Using Power Select to Create Interactive, User-Editable Drop-Downs

Ember Power Select is an easy-to-use, flexible and powerful component that I recently used to tackle some challenging front-end feature designs. My current project is a web portal where users can view and filter reports based on a large combination of different criteria. A recent project feature allows users to create filter combinations, save them, delete them, and name (and rename) them….all within a single dropdown.

At the time, we were using ember-select2, which was deprecated as of August 2016. It turned out that ember-select2 wasn’t powerful enough for the dropdown that we needed, so we upgraded to its successor, Power Select.

Getting Started with Ember Power Select

First, you’ll need to install Ember Power Select. Do this by running this command within your project directory:

$ ember install ember-power-select

Basic Power Select Dropdowns

In the most basic case, Power Select is quite a bit like ember-select2, with a few name changes. The example shown below allows someone to pick from a list of filters.

See the code in the full post.

Let’s go through the options on the Power Select component.

  • options is the list of options to choose from. This will be provided as the block param |filter|.
  • placeholder is the placeholder text that will be shown before a user chooses an option.
  • searchEnabled allows you to turn on or off the search box within the expanded dropdown view (this is enabled by default).
  • onChange assigns the action that will happen when a new option is chosen. Here, we are using (action (mut selectedFilter)) which will mutate selectedFilter with each change. There are more action options that can be enabled, but onChange is required. See the bottom of this page for the additional options.
  • selected stores the value of whatever option is chosen. In this example, if I select “Default Filter” as the selected filter, that object will be bound to |filter|.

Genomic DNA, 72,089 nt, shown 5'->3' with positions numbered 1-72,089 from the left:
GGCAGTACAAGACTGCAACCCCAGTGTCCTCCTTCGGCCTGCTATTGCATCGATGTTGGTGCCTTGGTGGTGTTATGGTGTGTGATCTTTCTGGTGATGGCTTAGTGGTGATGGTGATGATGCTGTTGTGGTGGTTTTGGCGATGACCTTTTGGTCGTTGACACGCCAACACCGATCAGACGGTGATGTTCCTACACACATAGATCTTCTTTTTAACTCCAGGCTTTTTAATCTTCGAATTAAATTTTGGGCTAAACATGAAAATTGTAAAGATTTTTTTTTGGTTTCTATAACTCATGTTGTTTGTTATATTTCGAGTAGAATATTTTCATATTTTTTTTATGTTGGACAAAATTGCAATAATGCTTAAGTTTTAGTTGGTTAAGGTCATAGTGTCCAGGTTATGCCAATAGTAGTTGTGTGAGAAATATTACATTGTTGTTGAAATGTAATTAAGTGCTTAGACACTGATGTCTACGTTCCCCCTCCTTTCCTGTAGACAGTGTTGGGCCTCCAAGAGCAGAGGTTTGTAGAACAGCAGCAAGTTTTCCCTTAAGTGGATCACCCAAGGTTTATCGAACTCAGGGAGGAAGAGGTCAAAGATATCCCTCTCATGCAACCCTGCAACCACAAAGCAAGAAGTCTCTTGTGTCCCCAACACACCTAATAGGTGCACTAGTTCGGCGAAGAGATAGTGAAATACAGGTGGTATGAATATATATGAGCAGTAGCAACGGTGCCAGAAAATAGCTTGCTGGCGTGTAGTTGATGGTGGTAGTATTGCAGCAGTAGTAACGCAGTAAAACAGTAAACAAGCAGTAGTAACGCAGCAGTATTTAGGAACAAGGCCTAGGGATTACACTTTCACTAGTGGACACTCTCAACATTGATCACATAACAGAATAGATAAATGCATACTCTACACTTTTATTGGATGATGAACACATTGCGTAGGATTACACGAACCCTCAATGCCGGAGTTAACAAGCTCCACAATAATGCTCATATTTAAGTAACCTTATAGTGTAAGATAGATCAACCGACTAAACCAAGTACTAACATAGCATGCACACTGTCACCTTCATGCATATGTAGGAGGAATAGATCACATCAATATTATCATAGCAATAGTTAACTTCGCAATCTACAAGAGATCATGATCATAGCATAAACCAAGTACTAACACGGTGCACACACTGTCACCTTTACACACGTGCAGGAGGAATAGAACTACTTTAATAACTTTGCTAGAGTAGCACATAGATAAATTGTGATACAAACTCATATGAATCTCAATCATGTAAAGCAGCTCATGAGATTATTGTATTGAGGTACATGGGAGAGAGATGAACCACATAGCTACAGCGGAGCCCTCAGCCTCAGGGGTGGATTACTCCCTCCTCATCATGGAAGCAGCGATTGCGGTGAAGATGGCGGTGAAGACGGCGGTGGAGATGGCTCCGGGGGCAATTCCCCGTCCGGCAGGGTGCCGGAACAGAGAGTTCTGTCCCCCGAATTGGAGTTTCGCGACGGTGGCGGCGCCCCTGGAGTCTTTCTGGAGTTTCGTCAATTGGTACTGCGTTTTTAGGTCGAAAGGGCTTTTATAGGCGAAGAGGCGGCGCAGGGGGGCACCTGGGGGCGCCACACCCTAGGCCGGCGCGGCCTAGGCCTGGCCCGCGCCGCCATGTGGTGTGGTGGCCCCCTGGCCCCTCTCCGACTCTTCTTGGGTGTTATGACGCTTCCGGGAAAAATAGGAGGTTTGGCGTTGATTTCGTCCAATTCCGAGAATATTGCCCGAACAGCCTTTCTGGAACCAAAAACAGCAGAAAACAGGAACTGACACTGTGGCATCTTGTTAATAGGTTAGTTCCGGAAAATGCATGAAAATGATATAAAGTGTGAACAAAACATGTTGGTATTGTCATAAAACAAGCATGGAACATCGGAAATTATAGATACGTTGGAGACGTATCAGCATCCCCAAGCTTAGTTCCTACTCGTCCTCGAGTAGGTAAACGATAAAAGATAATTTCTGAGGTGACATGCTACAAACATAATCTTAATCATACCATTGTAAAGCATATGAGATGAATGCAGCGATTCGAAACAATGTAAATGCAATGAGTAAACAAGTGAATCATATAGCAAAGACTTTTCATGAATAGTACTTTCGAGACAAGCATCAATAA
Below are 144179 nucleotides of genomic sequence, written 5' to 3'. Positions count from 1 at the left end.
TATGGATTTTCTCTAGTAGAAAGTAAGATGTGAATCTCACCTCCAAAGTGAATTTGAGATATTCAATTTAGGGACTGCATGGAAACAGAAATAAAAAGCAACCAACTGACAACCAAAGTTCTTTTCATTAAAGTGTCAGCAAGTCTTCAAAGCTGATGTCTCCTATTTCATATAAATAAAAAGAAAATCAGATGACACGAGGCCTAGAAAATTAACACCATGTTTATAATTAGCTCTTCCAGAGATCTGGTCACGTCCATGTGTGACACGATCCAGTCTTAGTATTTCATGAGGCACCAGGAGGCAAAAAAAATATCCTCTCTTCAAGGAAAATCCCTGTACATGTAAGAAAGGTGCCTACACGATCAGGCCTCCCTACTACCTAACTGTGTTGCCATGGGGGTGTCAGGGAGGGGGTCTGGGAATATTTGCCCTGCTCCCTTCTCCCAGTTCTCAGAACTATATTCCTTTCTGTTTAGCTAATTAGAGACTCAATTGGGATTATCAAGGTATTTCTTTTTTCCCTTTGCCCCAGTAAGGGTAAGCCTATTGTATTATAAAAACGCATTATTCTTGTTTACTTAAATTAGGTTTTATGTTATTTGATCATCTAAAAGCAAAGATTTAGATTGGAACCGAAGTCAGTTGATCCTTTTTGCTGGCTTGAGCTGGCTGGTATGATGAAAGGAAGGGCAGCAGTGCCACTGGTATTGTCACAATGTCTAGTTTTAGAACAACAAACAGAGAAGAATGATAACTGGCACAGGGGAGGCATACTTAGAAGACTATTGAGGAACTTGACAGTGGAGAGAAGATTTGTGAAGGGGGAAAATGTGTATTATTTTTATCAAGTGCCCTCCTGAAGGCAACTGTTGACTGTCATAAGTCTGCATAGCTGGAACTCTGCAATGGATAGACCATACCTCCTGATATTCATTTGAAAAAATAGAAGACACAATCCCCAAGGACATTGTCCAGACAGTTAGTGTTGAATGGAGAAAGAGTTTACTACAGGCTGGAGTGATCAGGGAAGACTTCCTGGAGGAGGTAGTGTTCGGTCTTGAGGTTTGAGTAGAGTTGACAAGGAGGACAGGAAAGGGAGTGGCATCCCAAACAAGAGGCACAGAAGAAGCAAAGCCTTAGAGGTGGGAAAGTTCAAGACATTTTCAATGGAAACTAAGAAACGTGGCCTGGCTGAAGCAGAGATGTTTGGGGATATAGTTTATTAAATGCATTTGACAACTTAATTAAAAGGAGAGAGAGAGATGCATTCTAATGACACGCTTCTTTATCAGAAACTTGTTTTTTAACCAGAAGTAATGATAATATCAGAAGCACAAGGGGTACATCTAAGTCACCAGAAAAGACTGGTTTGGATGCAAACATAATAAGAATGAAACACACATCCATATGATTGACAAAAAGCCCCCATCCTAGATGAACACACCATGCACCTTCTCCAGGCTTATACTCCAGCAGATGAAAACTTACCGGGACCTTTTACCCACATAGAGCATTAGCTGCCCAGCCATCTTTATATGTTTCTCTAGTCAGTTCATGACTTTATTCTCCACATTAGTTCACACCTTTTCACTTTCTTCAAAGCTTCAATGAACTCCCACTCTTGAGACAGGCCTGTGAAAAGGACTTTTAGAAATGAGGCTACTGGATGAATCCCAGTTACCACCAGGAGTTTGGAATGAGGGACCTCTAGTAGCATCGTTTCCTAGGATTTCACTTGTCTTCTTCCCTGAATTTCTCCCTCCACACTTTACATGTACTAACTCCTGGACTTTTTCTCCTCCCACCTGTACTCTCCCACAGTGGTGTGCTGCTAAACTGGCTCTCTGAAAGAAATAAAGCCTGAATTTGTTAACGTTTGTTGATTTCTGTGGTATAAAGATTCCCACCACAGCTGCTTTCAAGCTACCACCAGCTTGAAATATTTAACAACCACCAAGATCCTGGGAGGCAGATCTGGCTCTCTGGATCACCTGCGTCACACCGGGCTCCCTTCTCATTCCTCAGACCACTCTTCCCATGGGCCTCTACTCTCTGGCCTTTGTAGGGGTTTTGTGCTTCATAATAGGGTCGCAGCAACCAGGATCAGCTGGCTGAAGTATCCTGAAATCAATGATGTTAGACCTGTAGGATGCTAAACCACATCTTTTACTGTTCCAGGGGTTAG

Important: if you render the selected item here (rather than in a separate component, as shown later in this post), then the keys within the options must match the keys within the selected item. In this example, {{}} will render each filterOption as {{}} in the expanded dropdown view, and the selectedFilter as {{}} in the closed dropdown view.

Why wouldn’t these objects be the same, you ask? Because Ember Power Select lets you fully customize what actions (and assignments) happen on a selection.

Instead of using the mut syntax shown above, you can declare a custom action to be used onChange. The block param |filter| is automatically provided as a parameter to whatever function you declare.

See the code in the full post.

Adding Items and Actions within Expanded Dropdown Rows

Let’s add some icons within our dropdown. First, I’ll add an icon for each row into the filterOptions array in my .js file. Then I’ll add an <img>tag within the Power Select block.

See the code in the full post.

We can also add a button to the Handlebars file, and then connect that to a ‘deleteFilter’ action in the .js file that will remove options from the dropdown in real time.

See the code in the full post.

Rendering Custom Components within the Dropdown Frame Itself

The dropdown row’s delete buttons let us remove filters, but what if we want to rename filters? Because of various constraints, the dropdown area has to double as an entry field that would let you edit the name in place.

What we’re doing with the closed dropdown view here is very different from the open dropdown rows. As such, we’ll want to use a special component view for the selected option, rather than using the block template we’ve been using so far. I’ll call the selected option component “dropdown-edit,” and pass that into the Power Select block as the selectedItemComponent option. The new syntax looks like this:

See the code in the full post.


  • Returning false from the onkeydown option’s action (preventSpaceBar, in our case) forces the dropdown menu to stay open. Removing this would cause the deleteFilter action to still happen, but the dropdown would be closed immediately, forcing the user to open it to see if the filter was, in fact, deleted.
  • The data-option-index="-1" aria-disabled=true lines on the button div are an unfortunate but required bit of code to keep Power Select from recognizing the button click as a selection of the overall dropdown row that the button is in.

My dropdown-edit component renders one of two views: either just the filter name (and an edit icon), as in the previous cases, or an input box. There’s a bit of CSS to make the styling look nice, which I won’t include here. The main goal of the CSS here is to adjust the spacing to make the input box seamlessly overlap the dropdown box.

Note: To set the styling on all Power Select components, you can use the pre-defined variables provided here.

See the code in the full post.

Et voilà!

Originally published at on December 6, 2016.

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